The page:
Thousands Displaced By Pakistani Fighting Get Aid
UN Refugee Agency Musters Aid For Thousands Displaced By Pakistani Fighting
New York, Oct 14 2008 10:10AM
The United Nations refugee agency is trying to provide urgent shelter and other aid for some 190,000 people who have been displaced from Pakistan’s Bajaur agency bordering Afghanistan since fighting started in mid-August.
The large majority are staying with host families on both sides of the border, the UN High Commissioner for Refugees (UNHCR) said today, but as it cannot access most of these areas for security reasons, it is relying on government estimates of the numbers.
According to these, over 168,000 internally displaced persons (IDPs) have sought shelter in Pakistan’s North West Frontier Province (NWFP) while over 20,000 Pakistanis and Afghans have fled into eastern Afghanistan's Kunar province.
“We cannot verify this figure as population movements are fluid and registration is ongoing in the 10 official IDP camps,” UNHCR spokesman Ron Redmond told a news briefing in Geneva.
Last Friday, UNHCR signed an agreement with the NWFP government to extend registration to IDPs living with host families. Once completed, this will give a clearer picture of the scale of displacement and the immediate needs.
As the lead agency for emergency shelter, protection and camp management, UNHCR is trying to improve conditions in camps by providing urgent shelter and relief materials, as well as technical support to the government camp managers.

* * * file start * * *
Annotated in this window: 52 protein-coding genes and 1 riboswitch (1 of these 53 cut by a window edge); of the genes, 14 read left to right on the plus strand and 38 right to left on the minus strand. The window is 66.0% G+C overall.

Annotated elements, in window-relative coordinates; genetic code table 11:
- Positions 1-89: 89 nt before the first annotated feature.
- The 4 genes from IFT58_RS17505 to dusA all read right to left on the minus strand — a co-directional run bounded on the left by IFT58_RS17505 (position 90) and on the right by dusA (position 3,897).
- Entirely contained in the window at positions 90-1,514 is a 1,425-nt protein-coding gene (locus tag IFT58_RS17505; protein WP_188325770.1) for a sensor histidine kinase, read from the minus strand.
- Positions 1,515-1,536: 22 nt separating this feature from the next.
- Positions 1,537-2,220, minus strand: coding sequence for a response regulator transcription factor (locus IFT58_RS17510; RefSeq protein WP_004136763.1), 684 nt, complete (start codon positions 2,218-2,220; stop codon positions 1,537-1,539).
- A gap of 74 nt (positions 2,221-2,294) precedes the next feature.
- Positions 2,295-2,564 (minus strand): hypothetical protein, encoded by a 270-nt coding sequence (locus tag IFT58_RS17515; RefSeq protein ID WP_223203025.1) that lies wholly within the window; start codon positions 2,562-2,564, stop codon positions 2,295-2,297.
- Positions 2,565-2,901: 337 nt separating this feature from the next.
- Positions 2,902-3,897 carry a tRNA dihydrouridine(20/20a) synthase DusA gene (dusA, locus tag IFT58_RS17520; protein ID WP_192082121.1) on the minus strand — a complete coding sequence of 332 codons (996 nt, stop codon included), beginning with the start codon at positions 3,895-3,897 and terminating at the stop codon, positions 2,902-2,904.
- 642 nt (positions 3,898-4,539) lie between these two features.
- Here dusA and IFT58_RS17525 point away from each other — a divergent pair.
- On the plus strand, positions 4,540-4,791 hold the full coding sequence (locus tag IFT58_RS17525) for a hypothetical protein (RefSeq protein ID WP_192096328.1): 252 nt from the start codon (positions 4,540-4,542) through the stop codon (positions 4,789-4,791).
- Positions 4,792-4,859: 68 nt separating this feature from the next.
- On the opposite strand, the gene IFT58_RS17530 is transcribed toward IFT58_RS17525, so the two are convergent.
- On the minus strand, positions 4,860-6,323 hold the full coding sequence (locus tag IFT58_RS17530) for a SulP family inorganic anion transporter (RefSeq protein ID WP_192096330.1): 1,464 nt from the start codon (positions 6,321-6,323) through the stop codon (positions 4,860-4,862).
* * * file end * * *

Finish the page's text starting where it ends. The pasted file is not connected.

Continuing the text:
“We are helping to develop the former Afghan refugee village of Katcha Gari in Peshawar into a proper IDP camp with basic standards and services,” Mr. Redmond said. “So far, we've provided 900 tents, 750 plastic sheets, over 2,200 blankets, nearly 1,500 jerry cans and 750 kitchen sets to the new arrivals at this camp. Other agenciῥs are establishing latrines, washrooms and water tankers."
Across the border in Afghanistan’s Kunar province, UNHCR and its partners have been assisting the 20,700 people who have fled the Bajaur conflict in the last two months. Over 60 per cent are Pakistanis and all are living with relatives and host families. UNHCR and other agencies have provided them with relief items, food packages and medical kits.
The agency has not seen a substantial rise in the number of Afghan returnees after a Pakistani announcement that all Afghans must vacate Bajaur Agency, where the last Afghan refugee villages were closed in 2005, by 11 October. “However, should there be any registered Afghans who subsequently moved to Bajaur, we are appealing to the Pakistani authorities to let them relocate to other areas in Pakistan or to repatriate voluntarily with UNHCR assistance," Mr. Redmond said.